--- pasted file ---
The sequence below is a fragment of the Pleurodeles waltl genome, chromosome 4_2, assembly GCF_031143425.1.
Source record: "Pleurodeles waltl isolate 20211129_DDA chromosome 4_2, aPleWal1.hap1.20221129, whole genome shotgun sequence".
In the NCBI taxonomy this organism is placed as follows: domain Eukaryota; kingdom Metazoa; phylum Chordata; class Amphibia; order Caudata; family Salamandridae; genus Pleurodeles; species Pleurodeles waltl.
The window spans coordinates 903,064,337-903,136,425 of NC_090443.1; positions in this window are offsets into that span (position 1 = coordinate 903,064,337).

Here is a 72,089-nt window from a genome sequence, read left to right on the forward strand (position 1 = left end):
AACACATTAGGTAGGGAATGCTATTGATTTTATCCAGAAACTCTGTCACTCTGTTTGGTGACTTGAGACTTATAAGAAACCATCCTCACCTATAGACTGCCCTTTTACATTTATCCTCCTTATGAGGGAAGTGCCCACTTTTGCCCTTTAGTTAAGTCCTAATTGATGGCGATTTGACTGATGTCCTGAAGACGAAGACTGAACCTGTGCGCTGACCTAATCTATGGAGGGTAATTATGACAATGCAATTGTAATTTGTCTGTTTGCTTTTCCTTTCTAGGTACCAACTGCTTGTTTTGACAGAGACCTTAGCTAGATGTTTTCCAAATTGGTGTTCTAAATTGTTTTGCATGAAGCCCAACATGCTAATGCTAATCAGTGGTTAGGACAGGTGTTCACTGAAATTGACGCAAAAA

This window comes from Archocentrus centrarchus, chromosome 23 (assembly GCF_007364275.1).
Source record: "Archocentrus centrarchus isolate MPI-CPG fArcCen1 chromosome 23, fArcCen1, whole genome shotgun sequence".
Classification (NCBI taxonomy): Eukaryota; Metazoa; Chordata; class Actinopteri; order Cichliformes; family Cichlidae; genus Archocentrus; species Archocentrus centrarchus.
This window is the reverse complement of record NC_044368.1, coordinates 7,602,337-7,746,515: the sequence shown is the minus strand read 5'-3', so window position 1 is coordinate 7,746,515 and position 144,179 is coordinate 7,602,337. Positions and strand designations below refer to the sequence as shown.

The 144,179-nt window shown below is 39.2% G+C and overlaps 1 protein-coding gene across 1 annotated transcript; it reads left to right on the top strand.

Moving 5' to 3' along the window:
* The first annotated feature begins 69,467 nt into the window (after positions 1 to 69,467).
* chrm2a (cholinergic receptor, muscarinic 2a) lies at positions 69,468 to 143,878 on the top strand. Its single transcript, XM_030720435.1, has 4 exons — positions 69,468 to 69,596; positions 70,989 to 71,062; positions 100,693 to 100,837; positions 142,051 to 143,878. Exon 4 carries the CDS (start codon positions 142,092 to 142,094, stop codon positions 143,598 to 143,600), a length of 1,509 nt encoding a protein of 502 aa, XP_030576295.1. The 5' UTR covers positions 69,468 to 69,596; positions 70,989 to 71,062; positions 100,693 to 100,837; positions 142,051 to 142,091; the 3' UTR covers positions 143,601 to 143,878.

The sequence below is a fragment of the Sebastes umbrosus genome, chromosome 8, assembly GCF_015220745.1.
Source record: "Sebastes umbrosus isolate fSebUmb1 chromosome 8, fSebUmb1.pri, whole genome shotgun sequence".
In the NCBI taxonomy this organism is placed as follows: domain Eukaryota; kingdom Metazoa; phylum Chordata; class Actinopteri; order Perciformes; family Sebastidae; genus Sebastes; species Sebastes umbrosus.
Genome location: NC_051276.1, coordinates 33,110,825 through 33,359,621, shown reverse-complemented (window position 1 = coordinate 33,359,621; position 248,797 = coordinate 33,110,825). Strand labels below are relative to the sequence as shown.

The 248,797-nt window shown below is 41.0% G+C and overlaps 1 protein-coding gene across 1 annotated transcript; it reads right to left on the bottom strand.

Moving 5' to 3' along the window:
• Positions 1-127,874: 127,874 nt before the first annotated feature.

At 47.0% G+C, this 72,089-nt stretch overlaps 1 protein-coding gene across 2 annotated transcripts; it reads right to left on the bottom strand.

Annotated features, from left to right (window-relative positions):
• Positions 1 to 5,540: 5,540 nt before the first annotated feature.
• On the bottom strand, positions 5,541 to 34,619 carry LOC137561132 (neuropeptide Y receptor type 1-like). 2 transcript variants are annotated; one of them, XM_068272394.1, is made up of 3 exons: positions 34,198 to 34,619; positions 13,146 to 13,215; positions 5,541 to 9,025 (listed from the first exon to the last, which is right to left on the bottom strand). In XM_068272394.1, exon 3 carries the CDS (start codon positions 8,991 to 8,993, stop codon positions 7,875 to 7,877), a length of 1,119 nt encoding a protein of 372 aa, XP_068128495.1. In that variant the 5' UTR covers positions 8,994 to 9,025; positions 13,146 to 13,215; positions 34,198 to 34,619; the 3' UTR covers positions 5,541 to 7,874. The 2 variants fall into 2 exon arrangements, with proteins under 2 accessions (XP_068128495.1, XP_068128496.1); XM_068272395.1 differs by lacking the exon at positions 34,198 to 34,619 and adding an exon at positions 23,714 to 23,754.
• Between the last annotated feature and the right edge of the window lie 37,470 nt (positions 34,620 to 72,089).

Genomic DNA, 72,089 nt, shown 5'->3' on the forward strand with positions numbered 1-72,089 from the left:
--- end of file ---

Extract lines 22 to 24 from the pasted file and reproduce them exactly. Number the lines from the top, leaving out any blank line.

At 47.0% G+C, this 72,089-nt stretch overlaps 1 protein-coding gene across 2 annotated transcripts; it reads right to left on the bottom strand.

Annotated features, from left to right (window-relative positions):
• Positions 1 to 5,540: 5,540 nt before the first annotated feature.